The triangular relationship
To figure this out, Gopher and doctoral candidate Gil Haklay, also at Tel Aviv University in Israel, used a computer algorithm to analyze the underlying architecture of the site. The group measured distances within the enclosures and between the enclosures, the largest of which is more than 65 feet (20 meters) in diameter.
They found that the two centermost pillars aligned exactly with the midpoint of the circular structures. What's more, when they drew an imaginary line connecting the centerpoints of three of the structures, they found that it made a nearly perfect equilateral triangle, or one with three equal-length sides.
This suggests that these three structures were planned together in advance and built according to a "geometric design," Gopher said. Archaeologists believe that the hunter-gatherers must have excavated and moved the limestone rocks from a stone quarry nearby.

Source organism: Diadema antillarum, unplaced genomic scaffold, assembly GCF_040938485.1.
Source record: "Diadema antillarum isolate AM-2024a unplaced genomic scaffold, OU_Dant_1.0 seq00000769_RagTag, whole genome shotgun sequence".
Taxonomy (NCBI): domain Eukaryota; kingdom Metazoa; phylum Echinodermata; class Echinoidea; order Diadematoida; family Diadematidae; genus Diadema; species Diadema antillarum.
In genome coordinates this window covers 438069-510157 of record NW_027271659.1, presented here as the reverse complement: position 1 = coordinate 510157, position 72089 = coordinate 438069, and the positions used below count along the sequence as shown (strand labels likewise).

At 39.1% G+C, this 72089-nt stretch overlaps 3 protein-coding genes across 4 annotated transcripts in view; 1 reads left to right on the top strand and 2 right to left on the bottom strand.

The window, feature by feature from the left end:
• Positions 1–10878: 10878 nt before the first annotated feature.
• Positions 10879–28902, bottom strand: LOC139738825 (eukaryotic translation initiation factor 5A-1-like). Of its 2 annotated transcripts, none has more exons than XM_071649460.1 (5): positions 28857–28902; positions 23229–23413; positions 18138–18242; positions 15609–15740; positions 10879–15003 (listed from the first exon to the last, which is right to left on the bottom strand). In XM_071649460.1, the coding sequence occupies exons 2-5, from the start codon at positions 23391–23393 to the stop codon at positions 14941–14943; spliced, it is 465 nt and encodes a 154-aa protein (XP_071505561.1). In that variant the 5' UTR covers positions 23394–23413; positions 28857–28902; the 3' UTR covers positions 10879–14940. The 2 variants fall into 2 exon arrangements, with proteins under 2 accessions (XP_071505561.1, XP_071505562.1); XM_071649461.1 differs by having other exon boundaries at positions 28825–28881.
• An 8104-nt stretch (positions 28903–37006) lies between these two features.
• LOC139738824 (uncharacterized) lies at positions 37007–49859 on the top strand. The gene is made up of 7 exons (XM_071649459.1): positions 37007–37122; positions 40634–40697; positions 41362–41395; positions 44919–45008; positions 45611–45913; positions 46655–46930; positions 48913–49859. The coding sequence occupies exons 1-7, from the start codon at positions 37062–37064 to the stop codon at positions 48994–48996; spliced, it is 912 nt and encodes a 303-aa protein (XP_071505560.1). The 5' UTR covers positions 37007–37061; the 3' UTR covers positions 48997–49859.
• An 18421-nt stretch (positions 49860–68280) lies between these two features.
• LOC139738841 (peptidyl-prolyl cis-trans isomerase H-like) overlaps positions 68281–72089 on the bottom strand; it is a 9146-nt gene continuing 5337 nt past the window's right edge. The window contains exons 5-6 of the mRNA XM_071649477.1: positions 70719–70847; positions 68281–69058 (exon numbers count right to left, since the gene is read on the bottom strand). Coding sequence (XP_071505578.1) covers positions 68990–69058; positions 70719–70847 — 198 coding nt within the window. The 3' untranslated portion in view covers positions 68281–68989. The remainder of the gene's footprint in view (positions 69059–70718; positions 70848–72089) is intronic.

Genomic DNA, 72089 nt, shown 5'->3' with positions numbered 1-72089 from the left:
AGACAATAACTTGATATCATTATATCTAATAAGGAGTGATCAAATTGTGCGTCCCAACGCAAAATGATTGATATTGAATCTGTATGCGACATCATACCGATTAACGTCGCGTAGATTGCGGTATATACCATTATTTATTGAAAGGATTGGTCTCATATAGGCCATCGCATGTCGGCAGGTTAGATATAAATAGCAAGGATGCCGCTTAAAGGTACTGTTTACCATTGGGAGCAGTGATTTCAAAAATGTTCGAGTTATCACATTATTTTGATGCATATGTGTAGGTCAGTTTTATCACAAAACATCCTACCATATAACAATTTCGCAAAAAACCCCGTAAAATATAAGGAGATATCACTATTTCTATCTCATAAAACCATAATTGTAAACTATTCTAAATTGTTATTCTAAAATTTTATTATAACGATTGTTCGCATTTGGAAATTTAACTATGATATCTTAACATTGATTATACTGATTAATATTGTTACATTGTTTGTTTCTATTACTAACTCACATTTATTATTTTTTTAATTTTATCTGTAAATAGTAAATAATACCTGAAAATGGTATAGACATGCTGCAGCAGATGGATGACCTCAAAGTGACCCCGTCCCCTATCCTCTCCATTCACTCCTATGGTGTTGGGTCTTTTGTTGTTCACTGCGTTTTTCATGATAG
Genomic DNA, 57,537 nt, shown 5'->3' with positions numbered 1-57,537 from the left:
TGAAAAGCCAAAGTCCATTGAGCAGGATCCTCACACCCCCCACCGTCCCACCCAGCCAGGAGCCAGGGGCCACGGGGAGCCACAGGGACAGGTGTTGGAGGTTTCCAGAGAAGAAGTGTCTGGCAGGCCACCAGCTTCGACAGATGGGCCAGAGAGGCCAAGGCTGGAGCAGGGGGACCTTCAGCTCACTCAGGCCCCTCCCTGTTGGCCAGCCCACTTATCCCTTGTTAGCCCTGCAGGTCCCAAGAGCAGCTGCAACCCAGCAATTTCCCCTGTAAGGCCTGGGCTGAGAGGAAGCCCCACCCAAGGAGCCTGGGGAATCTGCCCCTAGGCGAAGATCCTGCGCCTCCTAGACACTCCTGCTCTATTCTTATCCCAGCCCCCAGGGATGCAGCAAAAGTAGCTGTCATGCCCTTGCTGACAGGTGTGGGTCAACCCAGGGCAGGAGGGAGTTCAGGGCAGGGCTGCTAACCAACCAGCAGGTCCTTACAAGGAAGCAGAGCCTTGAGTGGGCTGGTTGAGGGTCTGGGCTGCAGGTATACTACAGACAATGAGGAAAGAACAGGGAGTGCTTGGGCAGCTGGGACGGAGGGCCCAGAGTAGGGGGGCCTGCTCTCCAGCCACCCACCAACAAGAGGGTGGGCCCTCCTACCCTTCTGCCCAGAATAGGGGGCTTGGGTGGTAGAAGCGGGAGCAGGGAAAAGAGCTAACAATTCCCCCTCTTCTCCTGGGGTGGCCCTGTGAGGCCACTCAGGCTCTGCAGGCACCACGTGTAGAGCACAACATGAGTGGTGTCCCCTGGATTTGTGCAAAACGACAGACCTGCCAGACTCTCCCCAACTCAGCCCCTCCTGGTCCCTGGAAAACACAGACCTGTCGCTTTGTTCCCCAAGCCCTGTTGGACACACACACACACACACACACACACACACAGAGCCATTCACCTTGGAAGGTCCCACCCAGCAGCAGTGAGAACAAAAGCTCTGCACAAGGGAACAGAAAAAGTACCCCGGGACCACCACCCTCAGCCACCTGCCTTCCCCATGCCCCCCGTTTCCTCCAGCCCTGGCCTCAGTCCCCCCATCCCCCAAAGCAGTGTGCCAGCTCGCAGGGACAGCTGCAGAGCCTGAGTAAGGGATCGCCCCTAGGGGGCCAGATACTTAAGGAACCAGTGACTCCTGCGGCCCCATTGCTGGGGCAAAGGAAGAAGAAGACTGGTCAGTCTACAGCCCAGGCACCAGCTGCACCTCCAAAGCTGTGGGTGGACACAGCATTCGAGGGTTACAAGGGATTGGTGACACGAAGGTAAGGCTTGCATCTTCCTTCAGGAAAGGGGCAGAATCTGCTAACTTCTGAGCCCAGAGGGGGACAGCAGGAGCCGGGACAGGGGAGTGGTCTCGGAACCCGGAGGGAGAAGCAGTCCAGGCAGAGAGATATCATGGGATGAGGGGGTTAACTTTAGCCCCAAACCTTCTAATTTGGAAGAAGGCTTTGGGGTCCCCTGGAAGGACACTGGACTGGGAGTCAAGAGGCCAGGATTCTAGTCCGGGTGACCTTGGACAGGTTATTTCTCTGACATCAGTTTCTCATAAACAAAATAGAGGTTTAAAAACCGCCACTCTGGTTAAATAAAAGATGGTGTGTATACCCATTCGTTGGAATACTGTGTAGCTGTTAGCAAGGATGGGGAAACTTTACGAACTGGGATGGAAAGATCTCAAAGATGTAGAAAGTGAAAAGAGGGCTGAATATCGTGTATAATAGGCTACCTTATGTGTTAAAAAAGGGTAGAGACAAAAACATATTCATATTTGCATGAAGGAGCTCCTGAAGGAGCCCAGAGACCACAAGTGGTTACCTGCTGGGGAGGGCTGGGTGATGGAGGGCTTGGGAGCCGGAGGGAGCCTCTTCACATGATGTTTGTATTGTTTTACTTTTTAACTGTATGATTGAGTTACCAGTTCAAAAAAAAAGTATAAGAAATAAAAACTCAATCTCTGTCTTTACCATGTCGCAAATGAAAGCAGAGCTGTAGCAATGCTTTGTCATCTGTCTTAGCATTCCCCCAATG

"Building one of these structures is a large project, but all three planned together means that these people had access to a lot of working power [and] a lot of energy," Gopher told Live Science.
Still, though the three enclosures were likely planned as a single project, dating methods can't show whether they were built at the exact same time or perhaps, a couple months or a couple of years apart, he said.
The "complexity of the architectural design," must have required a schematic or diagram that the builders used as a guide to reproduce the larger structures, the authors wrote. That means that our ancient forager ancestors had an understanding of conceptualizing a complex floor plan and reproducing it at any size, possibly using ropes to measure the location to erect each of the pillars, the authors wrote.